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For glassing it would be perfect. It is very warm. The only time that I have been comfortable hiking in it is when the wheather is about 10 below and the wind howling. But at those times I am glad that I have it.
 

luke moffat

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I wish Kuiu would come out with a more insulated coat. The spindrift is simply not warm enough for my uses, too thin. I want a puffy coat that will keep me warm when stopped to glass in cold temps. I would opt for the Kelvin stuff before the Kuiu spindrift in my case.
 

Lawnboi

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I beleive sitka is making thier new kelvin this year with primaloft one. A puffy jacket, down or synthetic is one great piece to have. The kelvin is pretty heavy, but its got a bit more insulation. Id also look at other mountaineering companies. They may not be camo, but for a layer like this your going to want something over it anyways.

Iv got an arcteryx puffy jacket that i really like.
 

billy molls

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I've used the Kelvin jacket. I find it to be over priced. It isn't very durable. I am usually an XL, but needed a 2XL, and it was still tight in the shoulders, short in the arms, and way too big in the bottom.(I realize that fittings vary for each person, but I usually have not problems. I am 6'1" 200 lbs. average build.) I have found a valuable resource for gear, particularly new gear: Captivatem Outdoors. Mike Monnin is the owner, and the guy you talk to on the phone. He lives in Barrow, Alaska. He has turned me on to a Montbell jacket which is about 1/2 the price of the Kelvin, fits incredibly well, and is as warm or warmer than the Kelvin. I don't know the weights, but the Montbell packs smaller.

The one draw back is that it has a nylon shell, so probably not quite as quiet, but more durable than the Kelvin.

I would highly recommend the Montbell for anything in Alaska, and sheep elsewhere. It probably isn't an ideal outer layer for elk or deer as it is a bit loud, however it is thin enough to use as a heavy layer in extreme cold.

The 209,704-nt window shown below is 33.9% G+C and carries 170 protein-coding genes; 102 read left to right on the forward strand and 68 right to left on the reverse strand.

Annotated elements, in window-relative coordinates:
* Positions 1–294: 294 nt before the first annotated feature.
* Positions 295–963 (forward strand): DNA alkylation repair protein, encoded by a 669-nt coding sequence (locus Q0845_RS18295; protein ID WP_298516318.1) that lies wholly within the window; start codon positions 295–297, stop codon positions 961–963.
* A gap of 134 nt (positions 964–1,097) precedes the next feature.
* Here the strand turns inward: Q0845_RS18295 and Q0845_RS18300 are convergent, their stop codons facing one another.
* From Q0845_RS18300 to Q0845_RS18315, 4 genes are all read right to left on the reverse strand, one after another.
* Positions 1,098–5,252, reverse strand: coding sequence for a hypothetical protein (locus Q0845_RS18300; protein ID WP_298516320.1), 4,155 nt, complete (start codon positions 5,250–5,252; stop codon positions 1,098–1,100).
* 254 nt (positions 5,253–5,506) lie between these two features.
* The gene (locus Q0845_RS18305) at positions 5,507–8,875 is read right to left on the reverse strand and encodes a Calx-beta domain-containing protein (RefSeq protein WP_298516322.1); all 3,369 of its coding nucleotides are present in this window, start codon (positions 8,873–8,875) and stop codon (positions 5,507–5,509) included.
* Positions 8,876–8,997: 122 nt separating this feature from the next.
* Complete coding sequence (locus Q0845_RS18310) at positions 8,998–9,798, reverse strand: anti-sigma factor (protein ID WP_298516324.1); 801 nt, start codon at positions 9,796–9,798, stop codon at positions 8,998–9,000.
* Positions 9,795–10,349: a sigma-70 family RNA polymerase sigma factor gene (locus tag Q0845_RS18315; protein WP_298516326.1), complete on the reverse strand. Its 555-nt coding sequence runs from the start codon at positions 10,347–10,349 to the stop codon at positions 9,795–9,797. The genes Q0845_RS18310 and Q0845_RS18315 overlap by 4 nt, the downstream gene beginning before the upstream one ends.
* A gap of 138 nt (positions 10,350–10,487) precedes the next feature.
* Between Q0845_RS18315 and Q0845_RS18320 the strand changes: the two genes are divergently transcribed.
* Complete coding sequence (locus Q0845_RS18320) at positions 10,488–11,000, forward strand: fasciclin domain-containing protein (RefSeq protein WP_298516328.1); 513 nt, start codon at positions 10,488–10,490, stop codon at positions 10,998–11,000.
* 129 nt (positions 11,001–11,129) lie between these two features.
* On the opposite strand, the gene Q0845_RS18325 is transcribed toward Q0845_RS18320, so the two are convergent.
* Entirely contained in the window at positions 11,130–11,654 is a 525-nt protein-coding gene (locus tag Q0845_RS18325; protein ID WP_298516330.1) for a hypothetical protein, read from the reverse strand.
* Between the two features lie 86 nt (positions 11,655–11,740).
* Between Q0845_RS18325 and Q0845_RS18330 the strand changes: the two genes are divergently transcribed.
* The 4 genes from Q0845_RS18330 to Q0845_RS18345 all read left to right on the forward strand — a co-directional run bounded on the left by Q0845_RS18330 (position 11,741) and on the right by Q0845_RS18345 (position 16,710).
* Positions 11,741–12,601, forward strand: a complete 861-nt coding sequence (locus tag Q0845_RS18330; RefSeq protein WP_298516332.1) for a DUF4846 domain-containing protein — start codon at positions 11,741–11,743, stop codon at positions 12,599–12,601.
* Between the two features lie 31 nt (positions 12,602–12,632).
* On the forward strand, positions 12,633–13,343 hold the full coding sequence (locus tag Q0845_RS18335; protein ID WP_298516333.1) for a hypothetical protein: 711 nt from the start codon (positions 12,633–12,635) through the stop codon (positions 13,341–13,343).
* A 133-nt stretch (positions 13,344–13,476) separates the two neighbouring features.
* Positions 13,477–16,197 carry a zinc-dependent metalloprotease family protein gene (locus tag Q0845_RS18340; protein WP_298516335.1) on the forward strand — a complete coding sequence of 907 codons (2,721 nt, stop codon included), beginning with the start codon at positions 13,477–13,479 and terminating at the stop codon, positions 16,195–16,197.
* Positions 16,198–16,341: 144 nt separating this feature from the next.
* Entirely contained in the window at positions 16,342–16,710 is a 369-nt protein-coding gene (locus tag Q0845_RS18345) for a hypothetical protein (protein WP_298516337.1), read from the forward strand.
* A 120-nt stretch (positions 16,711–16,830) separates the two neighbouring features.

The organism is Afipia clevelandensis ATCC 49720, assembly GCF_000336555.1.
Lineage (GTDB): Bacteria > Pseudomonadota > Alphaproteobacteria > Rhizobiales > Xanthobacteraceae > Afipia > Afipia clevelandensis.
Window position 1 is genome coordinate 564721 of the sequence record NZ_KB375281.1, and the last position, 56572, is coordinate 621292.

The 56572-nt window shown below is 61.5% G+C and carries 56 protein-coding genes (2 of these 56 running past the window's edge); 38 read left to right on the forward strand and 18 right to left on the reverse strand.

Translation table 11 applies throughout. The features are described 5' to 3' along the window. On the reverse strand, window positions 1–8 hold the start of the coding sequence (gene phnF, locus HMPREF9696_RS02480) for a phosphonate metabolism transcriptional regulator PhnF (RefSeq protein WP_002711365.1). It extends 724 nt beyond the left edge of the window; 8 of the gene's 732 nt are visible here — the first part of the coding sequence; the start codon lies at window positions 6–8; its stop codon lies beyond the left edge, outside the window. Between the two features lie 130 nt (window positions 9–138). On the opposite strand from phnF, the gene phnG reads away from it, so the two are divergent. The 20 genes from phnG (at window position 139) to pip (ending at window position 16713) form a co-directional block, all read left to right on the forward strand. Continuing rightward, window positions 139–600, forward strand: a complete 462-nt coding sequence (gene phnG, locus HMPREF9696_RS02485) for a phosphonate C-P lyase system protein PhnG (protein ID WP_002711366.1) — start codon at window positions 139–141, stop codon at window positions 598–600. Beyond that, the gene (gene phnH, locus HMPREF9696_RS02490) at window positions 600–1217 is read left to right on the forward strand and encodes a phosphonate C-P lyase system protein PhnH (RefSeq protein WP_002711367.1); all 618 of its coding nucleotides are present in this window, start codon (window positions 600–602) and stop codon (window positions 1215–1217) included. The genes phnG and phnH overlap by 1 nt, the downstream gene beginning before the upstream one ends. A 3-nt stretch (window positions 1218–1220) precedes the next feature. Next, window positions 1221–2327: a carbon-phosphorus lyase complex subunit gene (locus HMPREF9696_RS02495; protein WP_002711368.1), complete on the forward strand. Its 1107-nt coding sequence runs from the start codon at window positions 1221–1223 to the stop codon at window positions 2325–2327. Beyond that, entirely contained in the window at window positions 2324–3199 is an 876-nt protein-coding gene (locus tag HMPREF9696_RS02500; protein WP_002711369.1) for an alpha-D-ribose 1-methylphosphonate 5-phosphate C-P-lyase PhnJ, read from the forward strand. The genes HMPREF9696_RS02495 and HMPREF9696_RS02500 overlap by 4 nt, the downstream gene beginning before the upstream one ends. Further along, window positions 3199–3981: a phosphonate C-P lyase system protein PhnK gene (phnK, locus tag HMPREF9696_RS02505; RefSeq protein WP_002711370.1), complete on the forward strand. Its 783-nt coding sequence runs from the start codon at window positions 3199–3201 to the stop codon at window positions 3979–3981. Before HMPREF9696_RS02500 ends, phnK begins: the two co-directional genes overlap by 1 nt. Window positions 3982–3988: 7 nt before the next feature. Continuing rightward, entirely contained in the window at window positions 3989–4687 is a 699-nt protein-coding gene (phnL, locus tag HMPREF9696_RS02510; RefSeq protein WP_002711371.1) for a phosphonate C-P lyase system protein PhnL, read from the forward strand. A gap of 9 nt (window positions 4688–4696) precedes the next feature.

I use some sitka stuff, and I like it. Particularly the Stormfront rain gear, and the Coldfront. Lawnboi stated that Sitka is revising the Kelvin, I would concur that it needs it. If you get it to fit you alright, it is probably an okay jacket, but I think you could find something just as good for much less money.
 

Aron Snyder

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The Kuiu Spindrift and Montbell down jackets are both great options.

The Alpinelight and Ultralight jackets from Montbell will both come in under 11 oz's. The Alpinelite is actually 7 oz's on my scale and very warm.

The Montbell jackets I use are down and that's something to consider if you have the potential to get them wet. They also make and Ex Light, but I have not had the chance to use that model.

The Kuiu Spindrift weighs 13 oz's made from Primaloft ONE, so wet weather conditions are not an issue.

Mike with Captivate M Outdoors is a great guy to deal with and extremely knowledgeable. I wouldn't hesitate to do business with him!
 

Steve O

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Feb 29, 2012
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I own quite a bit of Sitka and the Kelvin pieces are my favorites. After being stuck out overnight on a sheep hunt without much gear, I always have a Kelvin vest in my pack. It packs up so small and is incredibly light and it is phenomenally warm; it will get me thru anything. It is always a layer on my deer hunt sits as well. For high country hunts where I am going to be sitting and glassing, the Kelvin jacket get the nod. They make two version in weight, I can't remember the weight difference but I have the standard Kelvin, not the light. I see for guys that want to use it as an outer layer, they are coming out with a Fanatic Vest this year.